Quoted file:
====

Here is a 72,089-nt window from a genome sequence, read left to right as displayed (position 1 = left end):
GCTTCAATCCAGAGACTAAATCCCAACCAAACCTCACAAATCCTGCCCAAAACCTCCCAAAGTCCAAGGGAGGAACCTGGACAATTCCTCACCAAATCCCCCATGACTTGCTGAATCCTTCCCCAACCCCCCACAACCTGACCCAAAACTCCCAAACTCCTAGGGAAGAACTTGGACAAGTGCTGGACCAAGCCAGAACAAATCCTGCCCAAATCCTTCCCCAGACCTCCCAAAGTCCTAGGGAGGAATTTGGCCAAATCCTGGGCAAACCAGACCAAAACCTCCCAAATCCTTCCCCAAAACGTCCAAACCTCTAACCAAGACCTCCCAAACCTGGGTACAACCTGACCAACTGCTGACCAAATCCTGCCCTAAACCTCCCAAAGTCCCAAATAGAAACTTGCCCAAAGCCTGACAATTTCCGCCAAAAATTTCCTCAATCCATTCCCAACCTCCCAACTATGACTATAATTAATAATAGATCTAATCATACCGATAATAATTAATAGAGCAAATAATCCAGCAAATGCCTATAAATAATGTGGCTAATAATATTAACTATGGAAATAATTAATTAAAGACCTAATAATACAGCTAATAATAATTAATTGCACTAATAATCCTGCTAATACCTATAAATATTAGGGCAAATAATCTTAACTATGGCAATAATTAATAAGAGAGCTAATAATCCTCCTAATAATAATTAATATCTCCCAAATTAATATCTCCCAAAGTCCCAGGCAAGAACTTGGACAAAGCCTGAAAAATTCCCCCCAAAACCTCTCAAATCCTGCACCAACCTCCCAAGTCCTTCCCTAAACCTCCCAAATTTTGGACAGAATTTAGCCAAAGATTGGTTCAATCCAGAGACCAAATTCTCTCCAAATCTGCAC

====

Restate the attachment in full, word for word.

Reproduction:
Here is a 72,089-nt window from a genome sequence, read left to right as displayed (position 1 = left end):
GCTTCAATCCAGAGACTAAATCCCAACCAAACCTCACAAATCCTGCCCAAAACCTCCCAAAGTCCAAGGGAGGAACCTGGACAATTCCTCACCAAATCCCCCATGACTTGCTGAATCCTTCCCCAACCCCCCACAACCTGACCCAAAACTCCCAAACTCCTAGGGAAGAACTTGGACAAGTGCTGGACCAAGCCAGAACAAATCCTGCCCAAATCCTTCCCCAGACCTCCCAAAGTCCTAGGGAGGAATTTGGCCAAATCCTGGGCAAACCAGACCAAAACCTCCCAAATCCTTCCCCAAAACGTCCAAACCTCTAACCAAGACCTCCCAAACCTGGGTACAACCTGACCAACTGCTGACCAAATCCTGCCCTAAACCTCCCAAAGTCCCAAATAGAAACTTGCCCAAAGCCTGACAATTTCCGCCAAAAATTTCCTCAATCCATTCCCAACCTCCCAACTATGACTATAATTAATAATAGATCTAATCATACCGATAATAATTAATAGAGCAAATAATCCAGCAAATGCCTATAAATAATGTGGCTAATAATATTAACTATGGAAATAATTAATTAAAGACCTAATAATACAGCTAATAATAATTAATTGCACTAATAATCCTGCTAATACCTATAAATATTAGGGCAAATAATCTTAACTATGGCAATAATTAATAAGAGAGCTAATAATCCTCCTAATAATAATTAATATCTCCCAAATTAATATCTCCCAAAGTCCCAGGCAAGAACTTGGACAAAGCCTGAAAAATTCCCCCCAAAACCTCTCAAATCCTGCACCAACCTCCCAAGTCCTTCCCTAAACCTCCCAAATTTTGGACAGAATTTAGCCAAAGATTGGTTCAATCCAGAGACCAAATTCTCTCCAAATCTGCAC